The Domino Effect is a feature length documentary film that explores the origins and impacts of gentrification and luxury redevelopment in Williamsburg and Greenpoint, Brooklyn under the Bloomberg administration. The film follows the rezoning of the Domino Sugar Factory on the East River waterfront and delves deep into the politics and economics of urban development on the frontier of Brooklyn’s gentrification.
The Domino Effect critically engages controversial issues of contemporary urban development. Why have decent jobs and affordable housing for the middle and working classes become increasingly scarce while gleaming towers of luxury condos, high-end retail, and offices continue to rise? What is at stake in the shaping of the 21st century city and How can we intervene to protect the neighborhoods we love?
Told through the voices of longtime residents, the film conveys the personal impact of gentrification while shedding light on the struggles faced by communities across the nation.
Will your neighborhood be the next to fall?
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Director of Photography
Daniel Phelps is a New York City based Editor & Director of Photography. His work consists of various forms of non-fiction media, specializing in the use of hi-technology for digital storytelling. Holding a B.S. in Mass Media Communication as well as a M.F.A. in Integrated Media Arts, he currently teaches Non-Fiction Storytelling & Digital Media Production at York College in Jamaica, Queens. Daniel’s most recent work advocates for fair housing and informed urban planning in New York City.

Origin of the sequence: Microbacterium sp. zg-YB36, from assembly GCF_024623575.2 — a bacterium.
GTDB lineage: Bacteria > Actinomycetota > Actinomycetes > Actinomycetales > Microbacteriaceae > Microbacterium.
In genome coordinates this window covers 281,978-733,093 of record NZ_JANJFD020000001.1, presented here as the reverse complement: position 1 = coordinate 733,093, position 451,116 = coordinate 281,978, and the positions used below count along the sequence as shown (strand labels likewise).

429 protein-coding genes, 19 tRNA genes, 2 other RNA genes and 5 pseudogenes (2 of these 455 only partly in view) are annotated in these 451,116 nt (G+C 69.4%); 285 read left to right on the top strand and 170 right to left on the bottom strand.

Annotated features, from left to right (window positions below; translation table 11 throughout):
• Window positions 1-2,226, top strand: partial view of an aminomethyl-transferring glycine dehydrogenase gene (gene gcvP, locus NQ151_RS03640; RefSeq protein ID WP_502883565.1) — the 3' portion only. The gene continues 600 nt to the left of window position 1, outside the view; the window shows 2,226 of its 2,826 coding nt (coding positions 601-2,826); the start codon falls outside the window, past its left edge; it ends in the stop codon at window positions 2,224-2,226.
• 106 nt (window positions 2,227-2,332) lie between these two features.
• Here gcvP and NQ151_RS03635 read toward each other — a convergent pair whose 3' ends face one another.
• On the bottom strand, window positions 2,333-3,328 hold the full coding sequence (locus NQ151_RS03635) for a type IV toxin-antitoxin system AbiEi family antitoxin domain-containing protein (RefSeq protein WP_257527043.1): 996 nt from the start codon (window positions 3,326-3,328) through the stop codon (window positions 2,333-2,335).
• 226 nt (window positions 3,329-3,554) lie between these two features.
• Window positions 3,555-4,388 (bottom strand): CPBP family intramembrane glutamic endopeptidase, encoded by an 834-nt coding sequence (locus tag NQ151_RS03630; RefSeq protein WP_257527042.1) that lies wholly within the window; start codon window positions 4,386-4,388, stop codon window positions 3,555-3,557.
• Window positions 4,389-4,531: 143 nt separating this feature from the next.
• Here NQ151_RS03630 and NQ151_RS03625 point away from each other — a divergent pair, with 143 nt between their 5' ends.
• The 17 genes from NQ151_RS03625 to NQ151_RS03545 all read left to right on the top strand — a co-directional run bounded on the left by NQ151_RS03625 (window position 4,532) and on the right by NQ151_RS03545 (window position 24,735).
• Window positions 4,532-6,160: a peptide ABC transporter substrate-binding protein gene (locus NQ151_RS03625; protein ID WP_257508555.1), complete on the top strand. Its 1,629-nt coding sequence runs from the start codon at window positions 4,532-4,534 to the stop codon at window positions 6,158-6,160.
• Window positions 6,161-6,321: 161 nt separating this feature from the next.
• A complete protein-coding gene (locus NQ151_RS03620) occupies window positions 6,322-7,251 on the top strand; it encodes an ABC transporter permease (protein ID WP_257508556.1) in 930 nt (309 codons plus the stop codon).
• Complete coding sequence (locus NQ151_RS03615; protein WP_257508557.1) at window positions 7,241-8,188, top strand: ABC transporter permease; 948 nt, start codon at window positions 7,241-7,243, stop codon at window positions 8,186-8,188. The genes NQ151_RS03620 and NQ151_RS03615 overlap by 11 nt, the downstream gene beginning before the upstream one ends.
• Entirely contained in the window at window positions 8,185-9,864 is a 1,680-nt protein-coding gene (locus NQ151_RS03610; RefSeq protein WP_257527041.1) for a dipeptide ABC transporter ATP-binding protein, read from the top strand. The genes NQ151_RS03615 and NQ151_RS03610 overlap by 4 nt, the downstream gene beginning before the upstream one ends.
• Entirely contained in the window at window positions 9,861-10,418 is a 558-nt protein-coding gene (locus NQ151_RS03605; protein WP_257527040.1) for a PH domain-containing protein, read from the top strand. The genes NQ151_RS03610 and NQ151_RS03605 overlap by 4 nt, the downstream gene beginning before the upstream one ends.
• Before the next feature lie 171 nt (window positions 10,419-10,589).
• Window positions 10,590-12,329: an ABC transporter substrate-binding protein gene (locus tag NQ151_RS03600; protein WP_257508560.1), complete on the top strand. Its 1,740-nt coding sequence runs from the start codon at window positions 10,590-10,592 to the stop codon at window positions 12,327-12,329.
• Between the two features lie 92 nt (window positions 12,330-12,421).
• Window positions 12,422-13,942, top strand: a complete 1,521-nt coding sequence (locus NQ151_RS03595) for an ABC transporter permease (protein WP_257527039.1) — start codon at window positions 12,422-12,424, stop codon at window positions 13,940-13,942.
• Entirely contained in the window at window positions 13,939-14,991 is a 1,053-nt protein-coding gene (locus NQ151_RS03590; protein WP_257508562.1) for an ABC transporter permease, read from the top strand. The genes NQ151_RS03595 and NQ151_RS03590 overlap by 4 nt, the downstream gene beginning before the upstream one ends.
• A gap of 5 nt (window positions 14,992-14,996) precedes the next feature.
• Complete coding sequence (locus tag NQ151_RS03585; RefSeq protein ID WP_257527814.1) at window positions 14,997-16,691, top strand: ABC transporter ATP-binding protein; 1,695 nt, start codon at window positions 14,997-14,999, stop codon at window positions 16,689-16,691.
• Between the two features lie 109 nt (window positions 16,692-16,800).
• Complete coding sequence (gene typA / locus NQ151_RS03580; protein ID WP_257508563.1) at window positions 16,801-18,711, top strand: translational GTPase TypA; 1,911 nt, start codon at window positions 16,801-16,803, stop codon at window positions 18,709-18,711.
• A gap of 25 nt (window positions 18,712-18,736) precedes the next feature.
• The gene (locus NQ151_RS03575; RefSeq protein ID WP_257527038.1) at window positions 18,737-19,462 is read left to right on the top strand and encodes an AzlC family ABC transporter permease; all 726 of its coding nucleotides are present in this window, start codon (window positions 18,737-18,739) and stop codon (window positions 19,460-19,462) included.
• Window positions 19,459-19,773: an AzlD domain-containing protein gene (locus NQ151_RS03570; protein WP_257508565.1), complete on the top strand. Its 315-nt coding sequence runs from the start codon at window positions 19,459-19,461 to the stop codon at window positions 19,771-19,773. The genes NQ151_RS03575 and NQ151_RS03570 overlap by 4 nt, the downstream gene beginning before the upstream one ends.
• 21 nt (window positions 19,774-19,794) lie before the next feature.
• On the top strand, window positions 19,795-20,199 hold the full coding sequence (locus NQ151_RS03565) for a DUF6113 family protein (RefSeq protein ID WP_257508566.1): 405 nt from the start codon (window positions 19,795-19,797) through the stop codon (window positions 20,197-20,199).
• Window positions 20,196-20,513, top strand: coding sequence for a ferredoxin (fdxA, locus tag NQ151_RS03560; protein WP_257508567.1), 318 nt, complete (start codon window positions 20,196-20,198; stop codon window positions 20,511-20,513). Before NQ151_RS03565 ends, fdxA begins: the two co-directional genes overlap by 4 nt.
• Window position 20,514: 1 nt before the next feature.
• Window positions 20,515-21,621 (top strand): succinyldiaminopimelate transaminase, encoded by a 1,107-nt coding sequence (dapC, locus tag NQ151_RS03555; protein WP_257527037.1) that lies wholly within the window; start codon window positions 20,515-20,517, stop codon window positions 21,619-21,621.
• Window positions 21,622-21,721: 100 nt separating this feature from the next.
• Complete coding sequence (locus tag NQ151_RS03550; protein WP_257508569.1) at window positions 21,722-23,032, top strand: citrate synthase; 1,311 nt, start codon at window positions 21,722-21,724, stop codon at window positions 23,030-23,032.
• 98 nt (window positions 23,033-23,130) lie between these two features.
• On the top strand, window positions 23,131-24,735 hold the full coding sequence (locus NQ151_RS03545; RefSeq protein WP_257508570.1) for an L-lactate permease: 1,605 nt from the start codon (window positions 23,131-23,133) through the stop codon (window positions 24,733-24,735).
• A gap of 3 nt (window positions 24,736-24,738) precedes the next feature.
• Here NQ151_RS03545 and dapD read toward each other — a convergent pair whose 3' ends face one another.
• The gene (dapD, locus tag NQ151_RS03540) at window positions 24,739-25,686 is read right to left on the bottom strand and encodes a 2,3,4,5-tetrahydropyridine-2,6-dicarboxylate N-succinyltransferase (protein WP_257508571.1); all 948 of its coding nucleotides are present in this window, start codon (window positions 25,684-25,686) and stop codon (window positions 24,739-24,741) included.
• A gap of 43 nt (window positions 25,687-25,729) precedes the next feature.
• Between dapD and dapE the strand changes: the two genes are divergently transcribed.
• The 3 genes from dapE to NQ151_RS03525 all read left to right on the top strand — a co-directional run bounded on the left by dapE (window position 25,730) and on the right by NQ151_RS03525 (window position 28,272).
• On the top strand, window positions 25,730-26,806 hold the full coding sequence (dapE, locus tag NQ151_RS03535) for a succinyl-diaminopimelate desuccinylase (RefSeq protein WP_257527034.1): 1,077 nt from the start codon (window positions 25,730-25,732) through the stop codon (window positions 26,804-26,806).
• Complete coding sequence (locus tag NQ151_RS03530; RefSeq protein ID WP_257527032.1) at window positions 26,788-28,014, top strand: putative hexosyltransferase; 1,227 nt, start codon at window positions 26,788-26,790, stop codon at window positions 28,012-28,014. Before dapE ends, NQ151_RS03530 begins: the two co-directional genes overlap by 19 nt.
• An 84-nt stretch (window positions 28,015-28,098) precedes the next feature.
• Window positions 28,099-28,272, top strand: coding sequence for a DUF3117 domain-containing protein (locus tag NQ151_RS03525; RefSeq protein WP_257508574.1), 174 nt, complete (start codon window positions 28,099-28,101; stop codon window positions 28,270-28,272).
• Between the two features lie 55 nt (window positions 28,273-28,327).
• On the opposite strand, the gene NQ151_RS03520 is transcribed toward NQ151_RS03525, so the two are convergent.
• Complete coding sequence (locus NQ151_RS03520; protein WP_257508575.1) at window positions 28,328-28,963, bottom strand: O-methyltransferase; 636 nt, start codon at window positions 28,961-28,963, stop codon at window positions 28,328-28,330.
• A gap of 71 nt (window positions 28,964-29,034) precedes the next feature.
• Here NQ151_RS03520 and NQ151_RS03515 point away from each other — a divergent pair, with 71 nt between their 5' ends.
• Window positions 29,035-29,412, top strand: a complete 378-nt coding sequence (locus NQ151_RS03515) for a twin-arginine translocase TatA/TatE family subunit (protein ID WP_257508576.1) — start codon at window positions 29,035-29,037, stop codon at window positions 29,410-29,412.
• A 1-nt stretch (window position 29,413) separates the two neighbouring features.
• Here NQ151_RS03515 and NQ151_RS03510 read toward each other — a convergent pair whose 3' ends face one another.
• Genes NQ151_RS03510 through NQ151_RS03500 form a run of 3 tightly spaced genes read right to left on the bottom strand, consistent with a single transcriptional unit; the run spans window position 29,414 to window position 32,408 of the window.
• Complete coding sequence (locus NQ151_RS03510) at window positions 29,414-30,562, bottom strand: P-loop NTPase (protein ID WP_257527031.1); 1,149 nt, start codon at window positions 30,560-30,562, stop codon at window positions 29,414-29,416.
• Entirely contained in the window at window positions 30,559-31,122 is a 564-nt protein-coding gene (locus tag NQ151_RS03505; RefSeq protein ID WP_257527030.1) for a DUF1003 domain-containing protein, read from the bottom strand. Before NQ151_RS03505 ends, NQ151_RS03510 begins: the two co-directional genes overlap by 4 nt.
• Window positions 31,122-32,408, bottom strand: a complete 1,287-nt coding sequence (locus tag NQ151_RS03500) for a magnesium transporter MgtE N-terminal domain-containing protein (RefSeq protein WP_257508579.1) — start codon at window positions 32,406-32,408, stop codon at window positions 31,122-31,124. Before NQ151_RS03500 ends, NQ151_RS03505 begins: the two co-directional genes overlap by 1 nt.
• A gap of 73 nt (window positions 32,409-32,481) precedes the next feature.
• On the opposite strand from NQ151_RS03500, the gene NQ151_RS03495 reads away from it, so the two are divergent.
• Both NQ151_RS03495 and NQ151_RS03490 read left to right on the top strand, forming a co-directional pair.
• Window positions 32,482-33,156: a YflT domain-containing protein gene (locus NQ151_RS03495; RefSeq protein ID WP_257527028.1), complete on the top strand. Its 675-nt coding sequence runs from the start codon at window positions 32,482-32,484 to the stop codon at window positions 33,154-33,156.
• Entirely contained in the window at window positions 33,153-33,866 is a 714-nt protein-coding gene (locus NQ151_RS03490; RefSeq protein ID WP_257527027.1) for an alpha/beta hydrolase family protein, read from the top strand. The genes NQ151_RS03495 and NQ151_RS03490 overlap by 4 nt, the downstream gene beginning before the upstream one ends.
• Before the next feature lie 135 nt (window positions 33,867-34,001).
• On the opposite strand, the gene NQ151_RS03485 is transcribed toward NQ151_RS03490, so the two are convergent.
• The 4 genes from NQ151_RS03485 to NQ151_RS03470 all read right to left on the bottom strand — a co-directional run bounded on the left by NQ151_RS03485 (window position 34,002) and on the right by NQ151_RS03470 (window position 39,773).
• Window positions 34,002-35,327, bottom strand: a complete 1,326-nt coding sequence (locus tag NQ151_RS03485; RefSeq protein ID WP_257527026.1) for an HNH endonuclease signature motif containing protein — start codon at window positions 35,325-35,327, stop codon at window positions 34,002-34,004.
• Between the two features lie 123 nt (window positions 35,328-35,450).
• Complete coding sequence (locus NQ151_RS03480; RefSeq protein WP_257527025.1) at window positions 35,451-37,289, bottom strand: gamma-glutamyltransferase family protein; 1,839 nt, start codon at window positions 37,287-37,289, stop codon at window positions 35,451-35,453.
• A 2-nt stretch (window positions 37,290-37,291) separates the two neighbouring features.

Megan Sperry is an artist, activist and documentarian who lives in Jersey City, NJ. Her projects range from documentary films to published news articles, still photography and multimedia installations. She has been involved with many organizations in New York City, including The BLK ProjeK, Libertad Urban Farm, Green Bronx Machine, NAG [Neighbors Allied for Good Growth], The Greenpoint Reform Church and W.O.R.T.H [Women on the Rise Telling HerStory]. Megan has also contributed to The Greenline, a community paper in Greenpoint Brooklyn, and the Hunts Point Express, a community paper that serves the Hunts Point and Longwood neighborhoods of the South Bronx. In addition to creating social messages, Megan is interested in training under served communities how to utilize multimedia tools as a resource to advocate for social justice.
Brian Paul is a policy analyst, researcher, and activist in New York. He is currently Research and Policy Coordinator for Common Cause/NY and his work involves a wide variety of public policy issues including campaign finance reform, tax equity, and reform of economic development subsidies. He has a Masters degree in Urban Planning from Hunter College and previously worked with Professor Tom Angotti at the Hunter College Center for Community Planning and Development. While at Hunter, Brian focused on issues of sustainability, equity, and civic participation in urban development and continues to work with community groups in Chinatown/Lower East Side to help advocate for a community based rezoning plan.